Oh dear.

No.

No.

No, no, no.

No.

I know we went over this. I **know** we did.

Seriously, Mr. Khan. Gimme a ring next time, OK? I’ll talk you through it. I promise.

I’m easy to find.

(“Thanks” to Frank Noschese for alerting me.)

The mathematics I encounter in classrooms

Oh dear.

No.

No.

No, no, no.

No.

I know we went over this. I **know** we did.

Seriously, Mr. Khan. Gimme a ring next time, OK? I’ll talk you through it. I promise.

I’m easy to find.

(“Thanks” to Frank Noschese for alerting me.)

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My in-laws are looking at me funny. Probably because I loudly said, “WHAT?” and “this is needlessly complicated” while watching that video.

I mean, converting the percentage to a decimal wasn’t a bad idea, but I’d have written the intermittent step of turning the percent into a fraction out of 100 first. I can see students writing 5% as .5 and 100% as .100 based on the example in this video.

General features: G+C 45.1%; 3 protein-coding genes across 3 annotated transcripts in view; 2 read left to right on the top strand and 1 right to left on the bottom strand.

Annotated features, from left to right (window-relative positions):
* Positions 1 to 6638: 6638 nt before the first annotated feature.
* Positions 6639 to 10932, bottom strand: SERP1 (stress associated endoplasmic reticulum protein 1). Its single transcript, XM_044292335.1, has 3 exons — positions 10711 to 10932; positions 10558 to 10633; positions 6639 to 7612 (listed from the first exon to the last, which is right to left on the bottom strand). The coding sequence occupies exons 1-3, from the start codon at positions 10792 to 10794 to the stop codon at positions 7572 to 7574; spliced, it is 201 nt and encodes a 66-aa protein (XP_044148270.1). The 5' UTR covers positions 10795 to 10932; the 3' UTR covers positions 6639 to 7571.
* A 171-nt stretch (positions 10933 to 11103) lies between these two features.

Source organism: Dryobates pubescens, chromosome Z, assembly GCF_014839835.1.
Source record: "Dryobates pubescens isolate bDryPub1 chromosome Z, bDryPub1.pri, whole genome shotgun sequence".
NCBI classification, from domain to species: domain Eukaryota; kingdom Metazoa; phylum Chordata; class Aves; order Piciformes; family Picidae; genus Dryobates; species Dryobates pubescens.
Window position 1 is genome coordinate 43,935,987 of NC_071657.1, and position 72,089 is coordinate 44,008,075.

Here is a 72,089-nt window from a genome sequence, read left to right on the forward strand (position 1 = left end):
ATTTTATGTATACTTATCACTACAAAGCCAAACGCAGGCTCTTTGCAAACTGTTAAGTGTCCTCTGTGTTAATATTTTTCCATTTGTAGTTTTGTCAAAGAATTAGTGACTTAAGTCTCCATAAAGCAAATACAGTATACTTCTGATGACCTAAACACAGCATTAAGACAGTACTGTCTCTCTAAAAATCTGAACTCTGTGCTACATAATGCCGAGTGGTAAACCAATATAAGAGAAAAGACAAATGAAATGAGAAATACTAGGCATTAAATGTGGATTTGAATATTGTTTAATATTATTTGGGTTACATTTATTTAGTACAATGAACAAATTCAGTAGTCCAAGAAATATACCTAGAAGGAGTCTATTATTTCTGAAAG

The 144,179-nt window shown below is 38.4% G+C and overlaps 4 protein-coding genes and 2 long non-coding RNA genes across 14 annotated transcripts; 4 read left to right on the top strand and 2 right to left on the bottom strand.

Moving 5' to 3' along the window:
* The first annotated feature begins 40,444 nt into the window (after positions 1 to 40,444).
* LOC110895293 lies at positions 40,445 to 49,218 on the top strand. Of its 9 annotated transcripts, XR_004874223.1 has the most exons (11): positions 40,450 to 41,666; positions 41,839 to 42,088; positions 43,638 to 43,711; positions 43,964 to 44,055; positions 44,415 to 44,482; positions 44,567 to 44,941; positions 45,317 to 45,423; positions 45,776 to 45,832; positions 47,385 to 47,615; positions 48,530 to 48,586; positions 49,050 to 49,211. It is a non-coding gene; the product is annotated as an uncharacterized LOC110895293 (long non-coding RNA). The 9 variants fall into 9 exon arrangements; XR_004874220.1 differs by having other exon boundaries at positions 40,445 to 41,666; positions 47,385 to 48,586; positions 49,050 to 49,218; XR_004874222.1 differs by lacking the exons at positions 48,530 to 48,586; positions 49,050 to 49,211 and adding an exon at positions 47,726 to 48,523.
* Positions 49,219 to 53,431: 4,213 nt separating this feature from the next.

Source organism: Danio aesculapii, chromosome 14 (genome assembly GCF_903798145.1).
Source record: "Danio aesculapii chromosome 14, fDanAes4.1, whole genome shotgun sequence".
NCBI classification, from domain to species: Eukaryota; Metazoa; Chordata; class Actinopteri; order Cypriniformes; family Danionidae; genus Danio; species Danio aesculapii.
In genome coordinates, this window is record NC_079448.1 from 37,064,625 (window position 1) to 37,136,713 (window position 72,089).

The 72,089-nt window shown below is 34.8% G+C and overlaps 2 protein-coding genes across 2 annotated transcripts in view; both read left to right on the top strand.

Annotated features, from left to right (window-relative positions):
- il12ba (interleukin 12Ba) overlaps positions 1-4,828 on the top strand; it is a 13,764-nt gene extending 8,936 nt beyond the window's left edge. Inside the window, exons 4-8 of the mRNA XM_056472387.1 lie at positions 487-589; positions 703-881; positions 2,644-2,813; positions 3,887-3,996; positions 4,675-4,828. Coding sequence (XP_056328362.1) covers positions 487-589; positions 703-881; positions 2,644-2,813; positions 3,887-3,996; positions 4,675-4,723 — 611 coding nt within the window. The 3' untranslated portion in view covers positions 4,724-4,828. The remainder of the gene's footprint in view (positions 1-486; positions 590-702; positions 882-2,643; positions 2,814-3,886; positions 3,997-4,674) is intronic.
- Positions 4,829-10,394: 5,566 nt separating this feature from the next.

And factoring out a negative? What the actual f**k?

I just. I. Gah.

*headdesk*

Unfortunately, most folks don’t see a problem with this. It’s all about the “big picture” — he’s got thousands of videos! about everything! and they’re free!

Amazing! I never realized how poorly I was teaching my students! If I had known all along that what I should have been doing was making problems as complicated as possible, I could’ve started that on day one!

Next up: Calculating area of a circle using differential calculus!

It’s bizarre, for sure…but 3:25 just made me bang my head on a wall. Might be fun to have students critique this one as a class activity.

“Regroup in the numerator” WHAT? And FYI: the vast majority of my students who have mastered the distributive property to that extent – do not need help with the original problem.